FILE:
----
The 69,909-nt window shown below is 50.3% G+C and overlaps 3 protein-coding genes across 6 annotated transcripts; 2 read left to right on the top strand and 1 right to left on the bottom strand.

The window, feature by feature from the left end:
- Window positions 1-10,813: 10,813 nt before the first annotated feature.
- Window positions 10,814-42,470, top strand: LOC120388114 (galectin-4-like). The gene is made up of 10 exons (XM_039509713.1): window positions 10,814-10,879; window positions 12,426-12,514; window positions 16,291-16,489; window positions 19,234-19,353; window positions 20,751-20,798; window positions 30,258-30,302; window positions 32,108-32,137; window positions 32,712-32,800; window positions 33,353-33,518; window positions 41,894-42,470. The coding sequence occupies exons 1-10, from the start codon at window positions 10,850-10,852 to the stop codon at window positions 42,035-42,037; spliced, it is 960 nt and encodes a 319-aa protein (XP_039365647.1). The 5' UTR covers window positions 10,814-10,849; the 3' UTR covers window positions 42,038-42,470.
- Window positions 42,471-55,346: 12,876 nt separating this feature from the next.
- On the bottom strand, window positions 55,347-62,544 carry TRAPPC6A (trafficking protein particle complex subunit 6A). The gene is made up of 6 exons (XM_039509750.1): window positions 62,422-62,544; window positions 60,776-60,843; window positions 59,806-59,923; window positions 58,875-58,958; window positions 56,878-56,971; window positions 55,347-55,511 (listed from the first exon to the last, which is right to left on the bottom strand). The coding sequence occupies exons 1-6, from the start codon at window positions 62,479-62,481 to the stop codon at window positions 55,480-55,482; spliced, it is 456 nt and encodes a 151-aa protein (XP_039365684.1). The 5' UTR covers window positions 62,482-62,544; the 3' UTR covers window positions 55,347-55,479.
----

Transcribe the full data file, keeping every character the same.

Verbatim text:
The 69,909-nt window shown below is 50.3% G+C and overlaps 3 protein-coding genes across 6 annotated transcripts; 2 read left to right on the top strand and 1 right to left on the bottom strand.

The window, feature by feature from the left end:
- Window positions 1-10,813: 10,813 nt before the first annotated feature.
- Window positions 10,814-42,470, top strand: LOC120388114 (galectin-4-like). The gene is made up of 10 exons (XM_039509713.1): window positions 10,814-10,879; window positions 12,426-12,514; window positions 16,291-16,489; window positions 19,234-19,353; window positions 20,751-20,798; window positions 30,258-30,302; window positions 32,108-32,137; window positions 32,712-32,800; window positions 33,353-33,518; window positions 41,894-42,470. The coding sequence occupies exons 1-10, from the start codon at window positions 10,850-10,852 to the stop codon at window positions 42,035-42,037; spliced, it is 960 nt and encodes a 319-aa protein (XP_039365647.1). The 5' UTR covers window positions 10,814-10,849; the 3' UTR covers window positions 42,038-42,470.
- Window positions 42,471-55,346: 12,876 nt separating this feature from the next.
- On the bottom strand, window positions 55,347-62,544 carry TRAPPC6A (trafficking protein particle complex subunit 6A). The gene is made up of 6 exons (XM_039509750.1): window positions 62,422-62,544; window positions 60,776-60,843; window positions 59,806-59,923; window positions 58,875-58,958; window positions 56,878-56,971; window positions 55,347-55,511 (listed from the first exon to the last, which is right to left on the bottom strand). The coding sequence occupies exons 1-6, from the start codon at window positions 62,479-62,481 to the stop codon at window positions 55,480-55,482; spliced, it is 456 nt and encodes a 151-aa protein (XP_039365684.1). The 5' UTR covers window positions 62,482-62,544; the 3' UTR covers window positions 55,347-55,479.